5.2 Eliminate all forms of violence against all women and girls in the public and private spheres, including trafficking and sexual and other types of exploitation
5.3 Eliminate all harmful practices, such as child, early and forced marriage and female genital mutilation
5.4 Recognize and value unpaid care and domestic work through the provision of public services, infrastructure and social protection policies and the promotion of shared responsibility within the household and the family as nationally appropriate
5.5 Ensure women’s full and effective participation and equal opportunities for leadership at all levels of decision-making in political, economic and public life
5.6 Ensure universal access to sexual and reproductive health and reproductive rights as agreed in accordance with the Programme of Action of the International Conference on Population and Development and the Beijing Platform for Action and the outcome documents of their review conferences
5.a Undertake reforms to give women equal rights to economic resources, as well as access to ownership and control over land and other forms of property, financial services, inheritance and natural resources, in accordance with national laws
5.b Enhance the use of enabling technology, in particular information and communications technology, to promote the empowerment of women
5.c Adopt and strengthen sound policies and enforceable legislation for the promotion of gender equality and the empowerment of all women and girls at all levels
Diversity management has been seen as part of an organisation’s corporate social responsibility agenda. According to this view, organisations have an obligation to make decisions and implement actions that enhance the welfare of a range of a range of stakeholders in society as well as further the interests of the organisation (Freeman and Velamuri 2006). Kramar (2012)
Porter et al (2002) discusses the importance of competitive advantage and maximising social and economic value creation. Diversity reports signals good business practices to a larger number of investors and customers. “The more tightly corporate philanthropy is aligned with a company’s unique strategy—increasing skills, technology, or infrastructure on which the firm is especially reliant, say, or increasing demand within a specialized segment where the company is strongest—the more disproportionately the company will benefit through enhancing the context.” Porter et el (2002)
Corporate Social Responsibility (CSR), Triple Bottom Line (TBL) Accounting using Global Reporting Initiative (GRI) (2015) Framework
The executive level goal is to improve the triple bottom line results of the organisation. In the GRI standard the people aspect specifically reports on diversity and equal opportunity. This insight into the mind of the executives in your organisation can help with getting approval for funding. Middle management needs to be aware that a business case that included hiring staff works towards the TBL targets and also any requests that help that report can be more easily justified but all decisions fundamentally must be based on the economic benefits of any decision. This includes, risk analysis, succession planning and building the organisations core competence. In Amsterdam 18 May, 2016 there will be the fifth GRI Global Conference and it will likely review and assimilate the new UN objectives. Global Reporting Initiative (2015)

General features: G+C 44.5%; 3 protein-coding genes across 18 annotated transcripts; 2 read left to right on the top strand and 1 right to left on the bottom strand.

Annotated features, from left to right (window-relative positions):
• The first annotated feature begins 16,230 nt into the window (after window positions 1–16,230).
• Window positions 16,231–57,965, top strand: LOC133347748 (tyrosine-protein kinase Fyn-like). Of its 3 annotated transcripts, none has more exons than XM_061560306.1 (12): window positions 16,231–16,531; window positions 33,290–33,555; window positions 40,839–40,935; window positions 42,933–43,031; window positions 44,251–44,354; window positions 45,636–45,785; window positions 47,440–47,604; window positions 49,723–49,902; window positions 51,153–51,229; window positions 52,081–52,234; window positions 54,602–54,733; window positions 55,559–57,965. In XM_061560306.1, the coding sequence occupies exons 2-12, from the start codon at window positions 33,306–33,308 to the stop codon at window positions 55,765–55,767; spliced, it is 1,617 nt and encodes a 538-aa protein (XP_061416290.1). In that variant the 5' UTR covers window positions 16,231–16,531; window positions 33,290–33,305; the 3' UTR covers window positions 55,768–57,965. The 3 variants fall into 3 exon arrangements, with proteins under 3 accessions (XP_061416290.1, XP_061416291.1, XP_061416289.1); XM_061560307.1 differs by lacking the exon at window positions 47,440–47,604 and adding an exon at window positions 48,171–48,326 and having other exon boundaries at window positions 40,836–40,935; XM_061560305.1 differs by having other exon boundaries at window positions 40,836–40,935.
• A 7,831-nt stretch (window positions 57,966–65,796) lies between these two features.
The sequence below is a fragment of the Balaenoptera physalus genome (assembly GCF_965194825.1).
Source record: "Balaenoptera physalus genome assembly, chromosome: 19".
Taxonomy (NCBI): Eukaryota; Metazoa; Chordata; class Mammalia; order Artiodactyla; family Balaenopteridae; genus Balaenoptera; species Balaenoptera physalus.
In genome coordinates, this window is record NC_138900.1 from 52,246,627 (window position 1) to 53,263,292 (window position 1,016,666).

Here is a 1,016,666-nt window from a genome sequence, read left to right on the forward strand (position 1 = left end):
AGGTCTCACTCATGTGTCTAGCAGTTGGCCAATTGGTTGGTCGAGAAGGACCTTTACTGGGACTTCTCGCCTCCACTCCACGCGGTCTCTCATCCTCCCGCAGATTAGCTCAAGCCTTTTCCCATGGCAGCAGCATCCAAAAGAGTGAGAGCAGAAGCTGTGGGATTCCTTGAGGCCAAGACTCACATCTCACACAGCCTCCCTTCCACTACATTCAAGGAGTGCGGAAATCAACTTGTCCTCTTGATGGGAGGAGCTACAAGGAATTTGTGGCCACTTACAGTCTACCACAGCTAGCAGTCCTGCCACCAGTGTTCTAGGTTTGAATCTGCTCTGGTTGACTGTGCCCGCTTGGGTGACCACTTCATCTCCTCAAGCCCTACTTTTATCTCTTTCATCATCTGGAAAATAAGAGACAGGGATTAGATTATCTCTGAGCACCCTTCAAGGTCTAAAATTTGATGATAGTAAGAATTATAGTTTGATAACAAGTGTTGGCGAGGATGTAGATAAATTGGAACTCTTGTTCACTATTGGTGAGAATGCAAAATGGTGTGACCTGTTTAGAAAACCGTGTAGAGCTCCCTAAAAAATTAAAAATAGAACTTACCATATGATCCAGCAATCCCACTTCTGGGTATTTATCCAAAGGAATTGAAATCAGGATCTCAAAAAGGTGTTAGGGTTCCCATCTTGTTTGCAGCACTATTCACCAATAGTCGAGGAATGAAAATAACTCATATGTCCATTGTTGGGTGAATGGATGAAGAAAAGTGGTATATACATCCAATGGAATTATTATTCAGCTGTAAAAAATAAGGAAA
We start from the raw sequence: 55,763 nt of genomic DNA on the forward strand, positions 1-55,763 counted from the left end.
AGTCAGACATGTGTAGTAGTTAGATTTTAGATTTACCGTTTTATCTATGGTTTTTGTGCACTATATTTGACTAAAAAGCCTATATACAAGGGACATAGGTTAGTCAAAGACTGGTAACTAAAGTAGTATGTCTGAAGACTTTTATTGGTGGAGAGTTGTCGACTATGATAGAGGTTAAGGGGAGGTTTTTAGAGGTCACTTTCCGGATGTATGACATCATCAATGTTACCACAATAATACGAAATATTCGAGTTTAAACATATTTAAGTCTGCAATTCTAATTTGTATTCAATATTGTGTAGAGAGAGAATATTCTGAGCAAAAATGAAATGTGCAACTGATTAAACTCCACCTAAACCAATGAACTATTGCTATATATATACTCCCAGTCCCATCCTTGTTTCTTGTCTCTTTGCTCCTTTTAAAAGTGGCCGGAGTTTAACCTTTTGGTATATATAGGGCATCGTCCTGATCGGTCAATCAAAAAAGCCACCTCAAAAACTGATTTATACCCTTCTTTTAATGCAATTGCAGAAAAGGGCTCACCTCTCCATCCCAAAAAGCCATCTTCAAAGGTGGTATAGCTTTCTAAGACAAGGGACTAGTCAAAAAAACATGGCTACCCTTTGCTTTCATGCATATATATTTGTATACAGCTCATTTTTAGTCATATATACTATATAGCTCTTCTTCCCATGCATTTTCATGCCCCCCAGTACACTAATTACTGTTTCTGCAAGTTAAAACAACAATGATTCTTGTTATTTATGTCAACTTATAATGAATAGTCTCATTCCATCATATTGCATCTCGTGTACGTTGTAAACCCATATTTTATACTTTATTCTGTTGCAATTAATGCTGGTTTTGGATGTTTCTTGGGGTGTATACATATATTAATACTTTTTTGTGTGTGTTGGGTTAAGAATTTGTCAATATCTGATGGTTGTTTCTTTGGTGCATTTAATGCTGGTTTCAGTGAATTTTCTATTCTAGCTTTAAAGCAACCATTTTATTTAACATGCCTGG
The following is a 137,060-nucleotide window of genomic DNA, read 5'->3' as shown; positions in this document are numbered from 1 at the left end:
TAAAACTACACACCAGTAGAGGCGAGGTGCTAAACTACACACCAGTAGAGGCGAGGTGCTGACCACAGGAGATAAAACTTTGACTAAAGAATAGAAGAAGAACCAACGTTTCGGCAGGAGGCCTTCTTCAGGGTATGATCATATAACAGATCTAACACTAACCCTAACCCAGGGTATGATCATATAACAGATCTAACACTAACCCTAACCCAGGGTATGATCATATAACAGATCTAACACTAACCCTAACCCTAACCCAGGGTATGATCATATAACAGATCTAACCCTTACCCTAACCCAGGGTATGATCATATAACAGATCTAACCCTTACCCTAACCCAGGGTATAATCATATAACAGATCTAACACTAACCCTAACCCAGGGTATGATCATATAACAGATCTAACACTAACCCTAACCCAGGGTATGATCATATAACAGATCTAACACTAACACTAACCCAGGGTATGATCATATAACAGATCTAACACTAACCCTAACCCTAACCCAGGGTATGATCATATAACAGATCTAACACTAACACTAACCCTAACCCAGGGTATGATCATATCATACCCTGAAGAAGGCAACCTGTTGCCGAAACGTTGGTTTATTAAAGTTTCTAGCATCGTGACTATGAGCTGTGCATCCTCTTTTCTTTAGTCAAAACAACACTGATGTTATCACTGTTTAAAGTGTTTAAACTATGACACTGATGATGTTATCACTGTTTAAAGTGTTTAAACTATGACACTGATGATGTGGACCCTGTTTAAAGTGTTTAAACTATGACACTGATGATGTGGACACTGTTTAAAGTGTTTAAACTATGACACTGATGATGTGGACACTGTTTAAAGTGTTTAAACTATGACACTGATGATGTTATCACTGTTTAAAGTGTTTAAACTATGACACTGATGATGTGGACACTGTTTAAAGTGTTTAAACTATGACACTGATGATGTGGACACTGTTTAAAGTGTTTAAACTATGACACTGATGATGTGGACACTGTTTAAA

|Diversity and equal opportunity||Type of data||Reported|
|LA13||Composition of governance bodies and breakdown of employees per category according to gender, age group, minority group membership, and other indicators of diversity.||The percentage of employees in the gender category (female/male).||quantitative|
|The percentage of employees in minority groups.||quantitative|
|The percentage of employees by age group (under 30; 30-50; over 50).||quantitative|
|The percentage of individuals within the organization’s governance bodies in the gender category (female/male).||quantitative|
|The percentage of individuals within the organization’s governance bodies in minority groups.||quantitative|
|The percentage of individuals within the organization’s governance bodies by age group (under 30; 30-50; over 50).||quantitative|
“Currently, diversity initiatives’ strongest accomplishment may actually be protecting the organization from litigation — not protecting the interests of underrepresented groups…In order to foster fair, inclusive workplaces, diversity initiatives must incorporate accountability. They must be more than “colorful window dressing” that unintentionally angers a substantial portion of the workforce. Diversity policies must be researched, assessed for effectiveness, and implemented with care so that everyone in the workplace can feel valued and supported.” Tessa et al (2016)
The colourful window dressing is one example of addressing diversity. “Powell (1993) proposed that diversity management referred to the way organisations responded to affirmative action/equal employment opportunity legislation. Organisations could either do nothing, react to the legislation in order to comply or they could be more proactive and take action to manage a diverse workforce for the benefit of the organisation.” Kramar (2012) In Telstra Sustainability report (2015) covers diversity. Regular team meetings cover diversity aspects of the GRI framework. Some of the fun ways to focus on diversity it to focus on the company values and announce customer focused initiatives that include everyone’s.
Telstra has a system called Zings to reward individuals for their achievements and use of company values. These also put individuals and teams into the quarterly chief operation officer (COO) awards. These Zing awards can be converted to money or gifts and they are announced to the organisation and are something to be proud of. They also indicate to the business that you are a leader and that helps with future promotions.